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ShortCut
01-17-2009, 11:17 AM
Hey everyone. I'm an aspiring luthier ( I geuss you would call it that) and am trying to figure out how people bend the sides for the ukulele. Ive seen how the get put in the jig I think its called, to make the shape. But what has to be done in order for the sides to bend? Im sure you cant just start bending it right away, the wood would snap then right? Im a little confused on this if anyone would like to help clear this up!

Thanks, Mitch

Pete Howlett
01-17-2009, 11:45 AM
Try this (http://uk.youtube.com/watch?v=qhRi6KWby5M) video for an explanation...

ShortCut
01-17-2009, 11:53 AM
That helped, thanks

dave g
01-18-2009, 01:43 AM
http://www.wsukes.com/bendingsides.html

http://www.youtube.com/watch?v=EzS0vWp3ycs

:)

Matt Clara
12-13-2009, 01:23 PM
http://www.wsukes.com/bendingsides.html

http://www.youtube.com/watch?v=EzS0vWp3ycs

:)

Great vid, Dave. I'm putting together a bending pipe using a bulb, much the same as yours, and I'm curious if you simply stick the bulb in the end, or do you try to get it right down to where you're actually doing the bending. Also, do you suspend the bulb in there, or do you just lay it on its side?

camface
12-13-2009, 04:10 PM
I like your forms, Dave. Nice and simple. Do you find those kinds of forms are easier than the full forms (do you know what I mean by full forms?) to work with?

Flyfish57
12-13-2009, 05:39 PM
Try this (http://uk.youtube.com/watch?v=qhRi6KWby5M) video for an explanation...

Pete,

It said "This video has been removed by the user. "

Matt Clara
12-14-2009, 02:55 AM
Pete,

It said "This video has been removed by the user. "

I resurrected an old thread to ask my question of Dave, and, Pete does tend to remove his videos/images after awhile. Several of his old posts here have links like that in them.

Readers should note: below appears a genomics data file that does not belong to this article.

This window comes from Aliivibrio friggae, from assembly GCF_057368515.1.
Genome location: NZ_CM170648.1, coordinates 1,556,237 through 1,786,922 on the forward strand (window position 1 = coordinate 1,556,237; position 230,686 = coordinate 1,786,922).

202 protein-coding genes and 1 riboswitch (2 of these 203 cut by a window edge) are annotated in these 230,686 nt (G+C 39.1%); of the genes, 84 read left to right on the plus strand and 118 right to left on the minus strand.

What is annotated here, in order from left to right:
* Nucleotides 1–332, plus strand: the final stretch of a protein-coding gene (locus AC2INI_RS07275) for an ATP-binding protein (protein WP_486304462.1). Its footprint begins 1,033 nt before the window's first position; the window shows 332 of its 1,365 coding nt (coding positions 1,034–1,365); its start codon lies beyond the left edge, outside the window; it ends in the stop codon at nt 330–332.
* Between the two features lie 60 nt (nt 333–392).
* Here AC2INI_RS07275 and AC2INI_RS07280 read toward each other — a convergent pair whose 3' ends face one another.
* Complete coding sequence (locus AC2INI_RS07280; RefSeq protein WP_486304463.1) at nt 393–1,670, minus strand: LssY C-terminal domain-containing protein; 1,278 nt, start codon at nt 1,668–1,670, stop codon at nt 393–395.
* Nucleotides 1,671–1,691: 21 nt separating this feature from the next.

dave g
12-14-2009, 02:57 AM
http://www.wsukes.com/temp/bender.jpg

pie_man_25
12-14-2009, 03:55 AM
you guys think I could use a (possibly modified) clothing iron for this? I figure, if you could use that male half-form as like a "workbench" so I'm pressing the board, using the iron, into the shape of the form, just an idea, I think it might make it a bit quicker.

edit: sorry I'm bad at wording things, I mean like, you clamp the male half-form level, either to a table, or with a bench-mounted clamp (don't know the exact name, but we all have 'em) then place the board onto said form, perhaps clamping in to one side, then using the clothing iron (again possibly modified, so as to accomodate the curves of the body) to heat, and press the wood into the form, then moving it onto that doweled-board form for drying.

was that better?

Matt Clara
12-14-2009, 06:00 AM
you guys think I could use a (possibly modified) clothing iron for this? I figure, if you could use that male half-form as like a "workbench" so I'm pressing the board, using the iron, into the shape of the form, just an idea, I think it might make it a bit quicker.

edit: sorry I'm bad at wording things, I mean like, you clamp the male half-form level, either to a table, or with a bench-mounted clamp (don't know the exact name, but we all have 'em) then place the board onto said form, perhaps clamping in to one side, then using the clothing iron (again possibly modified, so as to accomodate the curves of the body) to heat, and press the wood into the form, then moving it onto that doweled-board form for drying.

was that better?